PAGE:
As with many countries around the world, Cambodia carries a complicated and destructive history. These conflicts have aided in the looting and destruction of its heritage sites, especially ancient temples.
One of the most famous Cambodian examples is Angkor Wat, a Hindu temple built in the 12th century in honor of the god, Vishnu (Glancey 2017). During the Khmer Rouge regime and collapse, heritage sites like Angkor Wat became places of destruction caused by war in the latter half of the 20th century. Protection, maintenance, and access to Angkor Wat was limited because of the Rouge’s presence in the surrounding area (Glancey 2017). Even if the fighting wasn’t going on at the site itself, surrounding fights made the area dangerous and abandoned by tourists, locals, and site caretakers (Reap 1997). This hurt the influential tourist trade, meaning less money to fund the upkeep and protection of the site (Reap 1997).
However, it is not just oppressive regimes that directly destroy archaeological sites. The Khmer Rouge looted heritage sites and temples, but also prevented the protection and continued study of temples like Angkor Wat. In addition, the Khmer Rouge contributed to the desecration because its collapse meant that Cambodia was no longer shut off to the world, therefore open to foreign looters and the illegal antiquity trade. People like Khmer Rouge leader, Ta Mok, had 20 to 30 tons of stolen artifacts at his home when he was arrested in the late 1990s, but “as the Khmer Rouge communist insurgency [collapsed]…many hidden site have suddenly become open to the raiders” (Mydans 1999).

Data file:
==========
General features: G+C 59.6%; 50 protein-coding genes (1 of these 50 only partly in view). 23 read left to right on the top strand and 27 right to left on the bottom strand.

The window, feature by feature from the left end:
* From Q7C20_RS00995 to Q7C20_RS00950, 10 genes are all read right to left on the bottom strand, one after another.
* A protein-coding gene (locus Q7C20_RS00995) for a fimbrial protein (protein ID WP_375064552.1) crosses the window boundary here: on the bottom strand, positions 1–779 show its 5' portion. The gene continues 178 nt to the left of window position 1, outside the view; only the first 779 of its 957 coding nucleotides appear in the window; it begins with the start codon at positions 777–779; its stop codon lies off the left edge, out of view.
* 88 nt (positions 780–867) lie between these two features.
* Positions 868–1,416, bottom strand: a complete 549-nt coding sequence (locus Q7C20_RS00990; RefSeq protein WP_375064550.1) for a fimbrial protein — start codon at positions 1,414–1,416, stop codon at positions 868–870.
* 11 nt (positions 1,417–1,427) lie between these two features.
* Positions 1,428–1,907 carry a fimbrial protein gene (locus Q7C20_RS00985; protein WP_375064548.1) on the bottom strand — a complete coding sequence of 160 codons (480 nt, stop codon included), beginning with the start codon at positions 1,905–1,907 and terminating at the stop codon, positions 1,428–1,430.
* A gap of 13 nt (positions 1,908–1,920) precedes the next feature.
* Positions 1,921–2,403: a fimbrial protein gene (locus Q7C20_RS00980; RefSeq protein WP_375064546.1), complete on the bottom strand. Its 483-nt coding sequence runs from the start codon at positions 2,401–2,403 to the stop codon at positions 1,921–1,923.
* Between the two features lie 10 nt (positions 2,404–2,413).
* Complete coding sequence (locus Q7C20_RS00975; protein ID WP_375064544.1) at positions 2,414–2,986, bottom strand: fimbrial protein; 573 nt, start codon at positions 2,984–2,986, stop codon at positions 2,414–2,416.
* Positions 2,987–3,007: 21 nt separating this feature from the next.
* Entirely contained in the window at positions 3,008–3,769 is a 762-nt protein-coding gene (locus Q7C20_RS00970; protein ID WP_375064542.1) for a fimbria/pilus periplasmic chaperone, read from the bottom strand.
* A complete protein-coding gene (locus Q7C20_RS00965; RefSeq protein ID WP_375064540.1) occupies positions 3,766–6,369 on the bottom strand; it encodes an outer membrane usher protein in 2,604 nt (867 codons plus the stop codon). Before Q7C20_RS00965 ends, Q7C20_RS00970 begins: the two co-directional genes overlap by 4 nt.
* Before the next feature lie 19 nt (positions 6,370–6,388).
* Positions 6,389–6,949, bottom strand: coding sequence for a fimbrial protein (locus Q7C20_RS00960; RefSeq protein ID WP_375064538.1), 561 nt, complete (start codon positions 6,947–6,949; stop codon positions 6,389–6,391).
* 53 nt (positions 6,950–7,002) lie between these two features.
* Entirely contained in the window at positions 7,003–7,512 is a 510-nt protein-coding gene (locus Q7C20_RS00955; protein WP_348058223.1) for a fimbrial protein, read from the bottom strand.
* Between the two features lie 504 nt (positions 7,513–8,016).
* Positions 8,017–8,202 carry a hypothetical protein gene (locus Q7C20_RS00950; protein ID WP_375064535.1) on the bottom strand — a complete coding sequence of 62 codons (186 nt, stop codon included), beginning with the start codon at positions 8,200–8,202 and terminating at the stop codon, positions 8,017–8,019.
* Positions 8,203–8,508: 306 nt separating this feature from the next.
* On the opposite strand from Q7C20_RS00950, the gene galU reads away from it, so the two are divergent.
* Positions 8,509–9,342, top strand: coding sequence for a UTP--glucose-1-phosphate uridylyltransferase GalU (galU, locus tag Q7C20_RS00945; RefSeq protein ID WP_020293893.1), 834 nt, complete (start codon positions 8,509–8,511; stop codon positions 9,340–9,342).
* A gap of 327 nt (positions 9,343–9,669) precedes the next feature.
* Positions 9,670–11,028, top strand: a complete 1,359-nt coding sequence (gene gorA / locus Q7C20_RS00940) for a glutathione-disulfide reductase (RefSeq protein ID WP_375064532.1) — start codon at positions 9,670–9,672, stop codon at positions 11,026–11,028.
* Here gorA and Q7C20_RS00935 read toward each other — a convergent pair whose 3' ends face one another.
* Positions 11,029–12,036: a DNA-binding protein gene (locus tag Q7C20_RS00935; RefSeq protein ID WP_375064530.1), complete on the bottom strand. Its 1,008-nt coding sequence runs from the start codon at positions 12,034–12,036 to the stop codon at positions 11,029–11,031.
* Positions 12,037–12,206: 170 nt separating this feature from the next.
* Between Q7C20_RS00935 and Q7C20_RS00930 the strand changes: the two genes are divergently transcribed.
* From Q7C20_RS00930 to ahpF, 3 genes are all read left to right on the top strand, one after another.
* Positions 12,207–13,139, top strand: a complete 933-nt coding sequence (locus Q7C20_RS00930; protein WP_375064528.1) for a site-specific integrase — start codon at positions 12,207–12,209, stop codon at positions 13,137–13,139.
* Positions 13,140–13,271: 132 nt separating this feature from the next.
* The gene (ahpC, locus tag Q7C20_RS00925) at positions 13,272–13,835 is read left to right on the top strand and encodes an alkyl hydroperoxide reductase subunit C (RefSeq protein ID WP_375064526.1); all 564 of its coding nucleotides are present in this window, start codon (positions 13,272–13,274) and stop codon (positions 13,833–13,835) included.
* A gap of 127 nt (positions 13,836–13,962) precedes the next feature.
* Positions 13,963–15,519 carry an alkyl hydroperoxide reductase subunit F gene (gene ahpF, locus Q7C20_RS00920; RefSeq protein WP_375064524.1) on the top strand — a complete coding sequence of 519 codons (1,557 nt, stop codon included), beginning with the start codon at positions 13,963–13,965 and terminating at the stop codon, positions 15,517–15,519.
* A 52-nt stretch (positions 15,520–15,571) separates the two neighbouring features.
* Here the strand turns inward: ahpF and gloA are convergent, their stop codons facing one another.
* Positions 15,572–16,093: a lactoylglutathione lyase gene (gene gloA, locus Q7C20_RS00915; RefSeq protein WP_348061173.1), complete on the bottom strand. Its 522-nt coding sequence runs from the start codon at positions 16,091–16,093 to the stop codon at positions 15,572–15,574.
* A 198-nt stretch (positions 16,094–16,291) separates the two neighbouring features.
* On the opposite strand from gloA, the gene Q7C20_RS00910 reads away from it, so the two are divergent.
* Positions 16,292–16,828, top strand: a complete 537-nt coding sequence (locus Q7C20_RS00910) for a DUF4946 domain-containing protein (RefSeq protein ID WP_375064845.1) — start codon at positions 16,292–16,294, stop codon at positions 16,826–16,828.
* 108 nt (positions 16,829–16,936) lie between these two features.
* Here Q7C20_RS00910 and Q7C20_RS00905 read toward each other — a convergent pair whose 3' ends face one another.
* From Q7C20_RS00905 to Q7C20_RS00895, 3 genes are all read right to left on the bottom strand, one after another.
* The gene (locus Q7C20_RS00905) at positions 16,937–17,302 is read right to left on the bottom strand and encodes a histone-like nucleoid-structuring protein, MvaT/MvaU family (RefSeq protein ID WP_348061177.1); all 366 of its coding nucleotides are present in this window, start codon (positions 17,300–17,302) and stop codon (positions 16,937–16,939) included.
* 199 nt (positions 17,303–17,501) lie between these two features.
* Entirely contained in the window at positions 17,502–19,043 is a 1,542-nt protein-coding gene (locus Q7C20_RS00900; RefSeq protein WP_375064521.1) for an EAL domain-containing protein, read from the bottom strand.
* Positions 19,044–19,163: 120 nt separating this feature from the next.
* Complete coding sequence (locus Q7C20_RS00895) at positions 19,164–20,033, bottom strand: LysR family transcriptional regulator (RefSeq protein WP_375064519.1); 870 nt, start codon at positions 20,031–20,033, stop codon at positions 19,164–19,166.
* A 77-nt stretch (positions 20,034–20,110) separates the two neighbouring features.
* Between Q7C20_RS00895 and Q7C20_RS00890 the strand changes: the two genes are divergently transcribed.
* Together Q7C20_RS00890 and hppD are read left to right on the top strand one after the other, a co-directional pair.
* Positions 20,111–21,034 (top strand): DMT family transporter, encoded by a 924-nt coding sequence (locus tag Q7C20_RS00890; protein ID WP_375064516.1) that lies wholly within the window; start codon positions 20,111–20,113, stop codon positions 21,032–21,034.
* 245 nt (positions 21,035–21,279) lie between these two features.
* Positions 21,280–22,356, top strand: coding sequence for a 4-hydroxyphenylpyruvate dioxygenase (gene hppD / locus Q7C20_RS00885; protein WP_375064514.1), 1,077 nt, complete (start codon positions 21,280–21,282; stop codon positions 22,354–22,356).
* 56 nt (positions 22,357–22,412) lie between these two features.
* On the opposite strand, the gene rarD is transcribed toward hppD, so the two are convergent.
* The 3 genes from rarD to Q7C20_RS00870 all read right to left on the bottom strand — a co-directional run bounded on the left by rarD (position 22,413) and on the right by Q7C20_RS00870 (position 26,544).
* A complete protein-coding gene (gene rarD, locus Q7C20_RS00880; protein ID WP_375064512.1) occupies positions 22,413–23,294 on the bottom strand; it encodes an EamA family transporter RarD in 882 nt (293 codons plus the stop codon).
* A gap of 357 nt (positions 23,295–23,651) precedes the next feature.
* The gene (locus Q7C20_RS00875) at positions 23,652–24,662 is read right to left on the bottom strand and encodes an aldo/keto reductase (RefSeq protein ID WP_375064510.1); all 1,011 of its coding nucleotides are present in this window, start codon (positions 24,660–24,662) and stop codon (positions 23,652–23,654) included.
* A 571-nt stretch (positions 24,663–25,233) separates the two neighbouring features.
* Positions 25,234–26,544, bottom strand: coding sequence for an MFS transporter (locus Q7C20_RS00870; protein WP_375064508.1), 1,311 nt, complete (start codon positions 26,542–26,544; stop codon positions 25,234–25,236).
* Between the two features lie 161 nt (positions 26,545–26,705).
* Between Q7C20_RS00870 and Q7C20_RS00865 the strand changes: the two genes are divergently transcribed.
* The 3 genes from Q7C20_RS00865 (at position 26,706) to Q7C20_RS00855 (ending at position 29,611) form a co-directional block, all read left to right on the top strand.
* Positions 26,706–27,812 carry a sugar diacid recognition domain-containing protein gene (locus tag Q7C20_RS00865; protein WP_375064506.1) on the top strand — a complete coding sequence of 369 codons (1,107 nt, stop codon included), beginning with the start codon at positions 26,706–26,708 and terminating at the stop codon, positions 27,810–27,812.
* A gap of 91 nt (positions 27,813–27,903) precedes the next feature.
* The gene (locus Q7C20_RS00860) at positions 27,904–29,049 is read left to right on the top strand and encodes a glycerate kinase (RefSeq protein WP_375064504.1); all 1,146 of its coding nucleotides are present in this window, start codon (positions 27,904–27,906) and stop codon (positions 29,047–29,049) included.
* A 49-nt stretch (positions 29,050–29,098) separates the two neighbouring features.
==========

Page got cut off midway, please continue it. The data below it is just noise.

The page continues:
In Cambodia’s case, the attempt to protect archaeological sites can also create conflict. Cambodia and Thailand clashed when the temple, Preah Vihear, was declared to be in Cambodian territory in 1962. This was only exacerbated when Preah Vihear was promoted to World Heritage status by UNESCO in 2009, a “conflict resulting in several civilian and military deaths” (O’Reilly 2009). Throughout the 2000s, the dispute resulted in various damages to the temple itself by both Cambodian and Thai gunfire (UNESCO 2011).
Cambodian temples, and heritage sites in general, are not only culturally significant for their origins, but also for the power struggles that they create. These conflicting power struggles can be over the sites, in the case of Preah Vihear, or damage the sites, as seen at Angkor Wat and Preah Vihear. While looting and raiding erase important archaeological evidence and context for the purpose of an individual’s gain, the occurrence themselves is another chapter in the story of the history of the sites.
Glancey, Jonathan. “The surprising discovery at Angkor Wat.” BBC. March 14, 2017. Accessed October 24, 2017. http://www.bbc.com/culture/story/20170309-the-mystery-of-angkor-wat.
Mydans, Seth. “Lost temple looted by Cambodian raiders.” The Guardian. April 01, 1999. Accessed October 24, 2017. https://www.theguardian.com/world/1999/apr/02/cambodia.
O’Reilly, Dougald J. W. . “Cambodia: Cultural Heritage Management.” 2009. Accessed October 24, 2017. https://link.springer.com/content/pdf/10.1007/978-1-4419-0465-2_1189.pdf.
Reap, Matthew Chance Siem. “Cambodia’s war threatens Angkor Wat.” The Independent. July 13, 1997. Accessed October 24, 2017. http://www.independent.co.uk/news/world/cambodias-war-threatens-angkor-wat-1250666.html.
UNESCO World Heritage Centre. “UNESCO to send mission to Preah Vihear.” UNESCO World Heritage Centre. February 8, 2011. Accessed October 26, 2017. http://whc.unesco.org/en/news/708/.
Chiu, Vincent Ko Hon. “Angkor (Cambodia).” Digital image. UNESCO World Heritage List. Accessed October 26, 2017. http://whc.unesco.org/en/list/668.
Fresh News Asia. Looted Cambodian Artifacts. Digital image. Fresh News. March 30, 2016. Accessed October 26, 2017. http://en.freshnewsasia.com/index.php/829-looted-cambodian-artifacts-displayed-at-phnom-penh-museum-after-decades-in-france.html.